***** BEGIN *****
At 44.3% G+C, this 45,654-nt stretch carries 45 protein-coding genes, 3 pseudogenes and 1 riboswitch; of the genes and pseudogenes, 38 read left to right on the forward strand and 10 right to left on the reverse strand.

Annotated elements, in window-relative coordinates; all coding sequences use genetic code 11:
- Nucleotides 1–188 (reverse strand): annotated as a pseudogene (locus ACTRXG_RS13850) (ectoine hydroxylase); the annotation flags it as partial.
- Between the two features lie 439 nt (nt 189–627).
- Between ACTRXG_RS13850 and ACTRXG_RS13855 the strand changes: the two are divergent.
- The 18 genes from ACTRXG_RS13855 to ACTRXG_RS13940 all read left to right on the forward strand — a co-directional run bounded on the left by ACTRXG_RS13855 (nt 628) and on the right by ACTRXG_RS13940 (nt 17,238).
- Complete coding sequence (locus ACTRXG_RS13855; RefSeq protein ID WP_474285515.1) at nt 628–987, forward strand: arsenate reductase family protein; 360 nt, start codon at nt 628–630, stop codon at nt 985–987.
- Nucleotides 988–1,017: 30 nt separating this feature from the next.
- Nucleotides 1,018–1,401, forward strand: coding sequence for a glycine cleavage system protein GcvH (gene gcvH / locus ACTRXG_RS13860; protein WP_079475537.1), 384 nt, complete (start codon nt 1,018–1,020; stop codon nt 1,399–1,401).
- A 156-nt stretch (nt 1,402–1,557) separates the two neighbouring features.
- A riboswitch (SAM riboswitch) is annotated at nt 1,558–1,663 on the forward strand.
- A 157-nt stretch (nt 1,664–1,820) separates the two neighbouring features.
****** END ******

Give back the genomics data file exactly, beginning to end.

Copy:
At 44.3% G+C, this 45,654-nt stretch carries 45 protein-coding genes, 3 pseudogenes and 1 riboswitch; of the genes and pseudogenes, 38 read left to right on the forward strand and 10 right to left on the reverse strand.

Annotated elements, in window-relative coordinates; all coding sequences use genetic code 11:
- Nucleotides 1–188 (reverse strand): annotated as a pseudogene (locus ACTRXG_RS13850) (ectoine hydroxylase); the annotation flags it as partial.
- Between the two features lie 439 nt (nt 189–627).
- Between ACTRXG_RS13850 and ACTRXG_RS13855 the strand changes: the two are divergent.
- The 18 genes from ACTRXG_RS13855 to ACTRXG_RS13940 all read left to right on the forward strand — a co-directional run bounded on the left by ACTRXG_RS13855 (nt 628) and on the right by ACTRXG_RS13940 (nt 17,238).
- Complete coding sequence (locus ACTRXG_RS13855; RefSeq protein ID WP_474285515.1) at nt 628–987, forward strand: arsenate reductase family protein; 360 nt, start codon at nt 628–630, stop codon at nt 985–987.
- Nucleotides 988–1,017: 30 nt separating this feature from the next.
- Nucleotides 1,018–1,401, forward strand: coding sequence for a glycine cleavage system protein GcvH (gene gcvH / locus ACTRXG_RS13860; protein WP_079475537.1), 384 nt, complete (start codon nt 1,018–1,020; stop codon nt 1,399–1,401).
- A 156-nt stretch (nt 1,402–1,557) separates the two neighbouring features.
- A riboswitch (SAM riboswitch) is annotated at nt 1,558–1,663 on the forward strand.
- A 157-nt stretch (nt 1,664–1,820) separates the two neighbouring features.